Click here to learn how to install the app.

If you install it…leave a comment here and let me know how you like it.

Specials in Japan

5 May

Many people think that prices in Japan are extravagantly high…but, just like anywhere, “locals” know where to go to get the best deals.

I’ll tell you a few secrets for saving money in Tokyo.

First of all, today is 子供の日 (Children’s Day).
Admission to city zoos is free today. But, be warned, free admission to a zoo in a huge metropolis on a warm day that is also a public holiday means that the zoo will extremely crowded.

Visitors to Japan complain that movie tickets and pizza are too expensive in Japan…and they are—if you pay full price.

For pizza, Shakey’s Pizza has all-you-can-eat specials that range in price from about ¥800 to ¥1,900 depending on what day and what time you go (lunch time on regular weekdays is cheapest).

And Domino’s Pizza has specials often in Japan. Currently they are offering a “Buy one get one free” deal if you pick up the pizza yourself (rather than getting it delivered).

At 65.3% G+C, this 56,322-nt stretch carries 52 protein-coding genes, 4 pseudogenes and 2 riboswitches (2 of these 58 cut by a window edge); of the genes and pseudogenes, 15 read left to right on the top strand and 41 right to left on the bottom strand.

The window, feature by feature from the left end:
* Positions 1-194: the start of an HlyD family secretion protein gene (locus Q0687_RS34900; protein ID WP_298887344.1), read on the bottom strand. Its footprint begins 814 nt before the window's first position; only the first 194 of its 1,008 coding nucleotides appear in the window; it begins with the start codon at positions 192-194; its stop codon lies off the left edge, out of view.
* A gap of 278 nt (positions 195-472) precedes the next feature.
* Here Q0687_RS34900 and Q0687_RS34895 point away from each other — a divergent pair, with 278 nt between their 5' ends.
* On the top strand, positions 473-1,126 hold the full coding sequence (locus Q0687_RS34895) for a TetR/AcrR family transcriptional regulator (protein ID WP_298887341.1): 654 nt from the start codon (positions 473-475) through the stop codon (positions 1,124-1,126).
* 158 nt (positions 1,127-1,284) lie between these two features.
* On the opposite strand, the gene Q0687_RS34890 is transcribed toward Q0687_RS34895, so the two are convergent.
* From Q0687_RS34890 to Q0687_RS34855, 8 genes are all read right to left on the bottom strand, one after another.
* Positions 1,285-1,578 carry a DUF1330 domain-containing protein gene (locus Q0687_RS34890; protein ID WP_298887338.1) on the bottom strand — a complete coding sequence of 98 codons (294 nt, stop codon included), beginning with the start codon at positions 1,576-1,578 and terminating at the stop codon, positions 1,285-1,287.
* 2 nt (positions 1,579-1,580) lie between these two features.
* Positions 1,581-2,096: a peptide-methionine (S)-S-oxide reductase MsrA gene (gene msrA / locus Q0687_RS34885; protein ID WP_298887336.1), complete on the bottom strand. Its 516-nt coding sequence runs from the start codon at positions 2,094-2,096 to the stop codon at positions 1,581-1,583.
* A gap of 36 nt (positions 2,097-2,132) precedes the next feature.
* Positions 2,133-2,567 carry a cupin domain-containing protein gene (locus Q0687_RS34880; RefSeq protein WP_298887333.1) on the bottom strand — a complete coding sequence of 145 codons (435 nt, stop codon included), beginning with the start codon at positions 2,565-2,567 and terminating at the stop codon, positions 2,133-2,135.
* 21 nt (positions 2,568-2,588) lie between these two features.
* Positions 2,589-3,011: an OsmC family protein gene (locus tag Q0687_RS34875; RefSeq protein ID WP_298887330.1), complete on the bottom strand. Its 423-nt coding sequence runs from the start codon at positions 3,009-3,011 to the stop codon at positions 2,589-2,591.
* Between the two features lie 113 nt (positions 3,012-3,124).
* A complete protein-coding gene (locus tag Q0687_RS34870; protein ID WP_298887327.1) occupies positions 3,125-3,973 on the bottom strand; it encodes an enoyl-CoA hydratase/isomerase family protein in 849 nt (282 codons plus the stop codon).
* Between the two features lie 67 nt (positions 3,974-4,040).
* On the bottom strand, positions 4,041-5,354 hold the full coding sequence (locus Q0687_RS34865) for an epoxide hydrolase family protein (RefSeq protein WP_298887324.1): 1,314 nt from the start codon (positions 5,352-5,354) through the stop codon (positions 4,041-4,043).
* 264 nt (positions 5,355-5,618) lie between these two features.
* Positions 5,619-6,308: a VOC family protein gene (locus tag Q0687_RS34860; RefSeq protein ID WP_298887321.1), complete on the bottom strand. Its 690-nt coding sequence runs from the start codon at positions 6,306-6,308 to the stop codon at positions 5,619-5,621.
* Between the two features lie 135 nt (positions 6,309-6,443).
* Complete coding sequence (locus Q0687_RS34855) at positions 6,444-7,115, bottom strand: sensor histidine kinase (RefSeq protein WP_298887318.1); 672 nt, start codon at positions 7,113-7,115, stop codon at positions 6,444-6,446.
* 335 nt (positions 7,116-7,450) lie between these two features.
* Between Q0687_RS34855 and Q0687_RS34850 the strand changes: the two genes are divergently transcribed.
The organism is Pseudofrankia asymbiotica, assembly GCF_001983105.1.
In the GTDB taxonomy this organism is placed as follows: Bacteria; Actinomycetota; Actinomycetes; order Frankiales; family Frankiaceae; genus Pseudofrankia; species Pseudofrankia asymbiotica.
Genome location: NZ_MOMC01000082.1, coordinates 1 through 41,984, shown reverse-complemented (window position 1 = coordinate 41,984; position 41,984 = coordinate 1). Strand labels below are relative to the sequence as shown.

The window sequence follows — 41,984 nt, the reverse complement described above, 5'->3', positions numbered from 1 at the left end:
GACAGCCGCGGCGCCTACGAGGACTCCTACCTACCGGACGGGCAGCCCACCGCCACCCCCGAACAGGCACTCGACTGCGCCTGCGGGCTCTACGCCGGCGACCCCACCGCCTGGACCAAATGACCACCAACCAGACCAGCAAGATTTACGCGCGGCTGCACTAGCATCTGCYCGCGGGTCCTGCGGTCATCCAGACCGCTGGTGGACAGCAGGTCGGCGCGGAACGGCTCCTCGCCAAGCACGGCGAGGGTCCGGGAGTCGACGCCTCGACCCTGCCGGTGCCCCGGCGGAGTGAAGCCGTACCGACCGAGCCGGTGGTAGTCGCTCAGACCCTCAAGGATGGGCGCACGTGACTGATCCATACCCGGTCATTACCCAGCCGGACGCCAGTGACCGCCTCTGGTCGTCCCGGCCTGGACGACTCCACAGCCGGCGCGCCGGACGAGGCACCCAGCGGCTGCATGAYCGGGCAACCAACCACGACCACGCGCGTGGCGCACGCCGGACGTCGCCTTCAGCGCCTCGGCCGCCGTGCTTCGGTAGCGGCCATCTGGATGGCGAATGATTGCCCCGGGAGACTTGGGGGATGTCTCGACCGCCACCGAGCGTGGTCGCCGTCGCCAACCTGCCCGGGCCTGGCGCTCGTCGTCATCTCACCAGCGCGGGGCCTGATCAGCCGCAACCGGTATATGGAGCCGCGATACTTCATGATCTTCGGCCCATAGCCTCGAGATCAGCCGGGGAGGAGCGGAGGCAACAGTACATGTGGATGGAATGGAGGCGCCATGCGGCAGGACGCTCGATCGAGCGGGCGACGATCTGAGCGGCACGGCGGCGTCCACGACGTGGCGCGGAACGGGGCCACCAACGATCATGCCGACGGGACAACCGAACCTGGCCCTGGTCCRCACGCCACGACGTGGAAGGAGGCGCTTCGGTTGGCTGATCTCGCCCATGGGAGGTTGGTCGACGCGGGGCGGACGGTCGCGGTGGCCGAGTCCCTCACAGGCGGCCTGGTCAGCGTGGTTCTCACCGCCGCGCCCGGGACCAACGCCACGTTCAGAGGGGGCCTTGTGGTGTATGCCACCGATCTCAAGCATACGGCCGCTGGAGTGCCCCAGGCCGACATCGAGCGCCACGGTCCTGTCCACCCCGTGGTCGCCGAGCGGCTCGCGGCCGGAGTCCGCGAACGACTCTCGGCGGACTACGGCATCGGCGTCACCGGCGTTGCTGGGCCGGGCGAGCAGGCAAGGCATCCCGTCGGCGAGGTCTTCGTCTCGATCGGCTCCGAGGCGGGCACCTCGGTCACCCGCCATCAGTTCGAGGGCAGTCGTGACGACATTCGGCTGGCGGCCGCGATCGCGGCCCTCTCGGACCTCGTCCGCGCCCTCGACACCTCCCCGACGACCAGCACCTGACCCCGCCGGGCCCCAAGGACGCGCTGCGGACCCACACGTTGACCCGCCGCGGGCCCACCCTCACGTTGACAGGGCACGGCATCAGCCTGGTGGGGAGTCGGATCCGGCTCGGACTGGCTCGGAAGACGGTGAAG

Domino’s Pizza Japan “Buy-One-Get-One-Free” for pick-up orders.

If you go to a movie theater in Japan, you shouldn’t pay the full box-office ticket price.
On the first day of every month, it is “Ladies Day” at the movies in Japan. Women can buy a ticket for only ¥1,000. Some theaters offer discounts on Wednesdays, too.
For men, and on other days, you should buy movie tickets from a チケット・ショップ (“Ticket Shop”) that are found all around Japan.

Ticket Shops sell movie tickets at a discount.

Thay also sell tickets for amusement parks, concerts, sporting events, museum admission, trains, McDonalds coffee, and a number of other things.

You should always try a discount ticket shop before you buy any type of ticket in Japan.

Tickets in a チケット・ショップ (Ticket Shop) in Japan.

Does your country have money-saving techniques such as these that “locals” know about?